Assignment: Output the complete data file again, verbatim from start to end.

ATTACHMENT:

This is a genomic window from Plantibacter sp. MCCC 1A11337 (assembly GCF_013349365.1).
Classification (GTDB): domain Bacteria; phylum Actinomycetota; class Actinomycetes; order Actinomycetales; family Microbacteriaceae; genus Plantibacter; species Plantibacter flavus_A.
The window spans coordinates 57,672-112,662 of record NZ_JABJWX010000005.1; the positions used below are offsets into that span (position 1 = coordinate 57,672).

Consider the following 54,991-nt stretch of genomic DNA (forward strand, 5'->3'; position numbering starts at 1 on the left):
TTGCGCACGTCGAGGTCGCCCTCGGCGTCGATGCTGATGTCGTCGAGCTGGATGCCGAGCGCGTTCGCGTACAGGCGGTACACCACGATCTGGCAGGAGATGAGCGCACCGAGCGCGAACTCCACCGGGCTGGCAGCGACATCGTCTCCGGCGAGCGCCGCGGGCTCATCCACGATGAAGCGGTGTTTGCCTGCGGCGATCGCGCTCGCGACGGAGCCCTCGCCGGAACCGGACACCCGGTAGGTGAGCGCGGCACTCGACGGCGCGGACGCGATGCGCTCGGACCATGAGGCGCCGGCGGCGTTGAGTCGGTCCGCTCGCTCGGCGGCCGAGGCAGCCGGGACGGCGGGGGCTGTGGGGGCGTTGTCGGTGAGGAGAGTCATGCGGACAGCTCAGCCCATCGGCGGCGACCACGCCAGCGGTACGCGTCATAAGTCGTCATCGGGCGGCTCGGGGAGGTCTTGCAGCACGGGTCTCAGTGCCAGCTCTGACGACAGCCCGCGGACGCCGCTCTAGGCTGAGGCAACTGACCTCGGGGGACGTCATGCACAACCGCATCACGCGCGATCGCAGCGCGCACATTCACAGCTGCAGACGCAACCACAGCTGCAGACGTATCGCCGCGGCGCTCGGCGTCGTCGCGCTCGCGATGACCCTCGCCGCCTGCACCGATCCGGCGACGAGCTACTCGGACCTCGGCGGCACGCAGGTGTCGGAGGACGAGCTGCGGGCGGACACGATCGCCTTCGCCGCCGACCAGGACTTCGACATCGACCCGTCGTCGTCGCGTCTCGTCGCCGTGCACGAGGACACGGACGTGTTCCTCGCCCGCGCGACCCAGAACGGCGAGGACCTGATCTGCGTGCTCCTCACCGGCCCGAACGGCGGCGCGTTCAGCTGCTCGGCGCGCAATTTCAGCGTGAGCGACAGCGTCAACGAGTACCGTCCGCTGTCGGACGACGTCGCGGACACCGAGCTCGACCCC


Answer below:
This is a genomic window from Plantibacter sp. MCCC 1A11337 (assembly GCF_013349365.1).
Classification (GTDB): domain Bacteria; phylum Actinomycetota; class Actinomycetes; order Actinomycetales; family Microbacteriaceae; genus Plantibacter; species Plantibacter flavus_A.
The window spans coordinates 57,672-112,662 of record NZ_JABJWX010000005.1; the positions used below are offsets into that span (position 1 = coordinate 57,672).

Consider the following 54,991-nt stretch of genomic DNA (forward strand, 5'->3'; position numbering starts at 1 on the left):
TTGCGCACGTCGAGGTCGCCCTCGGCGTCGATGCTGATGTCGTCGAGCTGGATGCCGAGCGCGTTCGCGTACAGGCGGTACACCACGATCTGGCAGGAGATGAGCGCACCGAGCGCGAACTCCACCGGGCTGGCAGCGACATCGTCTCCGGCGAGCGCCGCGGGCTCATCCACGATGAAGCGGTGTTTGCCTGCGGCGATCGCGCTCGCGACGGAGCCCTCGCCGGAACCGGACACCCGGTAGGTGAGCGCGGCACTCGACGGCGCGGACGCGATGCGCTCGGACCATGAGGCGCCGGCGGCGTTGAGTCGGTCCGCTCGCTCGGCGGCCGAGGCAGCCGGGACGGCGGGGGCTGTGGGGGCGTTGTCGGTGAGGAGAGTCATGCGGACAGCTCAGCCCATCGGCGGCGACCACGCCAGCGGTACGCGTCATAAGTCGTCATCGGGCGGCTCGGGGAGGTCTTGCAGCACGGGTCTCAGTGCCAGCTCTGACGACAGCCCGCGGACGCCGCTCTAGGCTGAGGCAACTGACCTCGGGGGACGTCATGCACAACCGCATCACGCGCGATCGCAGCGCGCACATTCACAGCTGCAGACGCAACCACAGCTGCAGACGTATCGCCGCGGCGCTCGGCGTCGTCGCGCTCGCGATGACCCTCGCCGCCTGCACCGATCCGGCGACGAGCTACTCGGACCTCGGCGGCACGCAGGTGTCGGAGGACGAGCTGCGGGCGGACACGATCGCCTTCGCCGCCGACCAGGACTTCGACATCGACCCGTCGTCGTCGCGTCTCGTCGCCGTGCACGAGGACACGGACGTGTTCCTCGCCCGCGCGACCCAGAACGGCGAGGACCTGATCTGCGTGCTCCTCACCGGCCCGAACGGCGGCGCGTTCAGCTGCTCGGCGCGCAATTTCAGCGTGAGCGACAGCGTCAACGAGTACCGTCCGCTGTCGGACGACGTCGCGGACACCGAGCTCGACCCC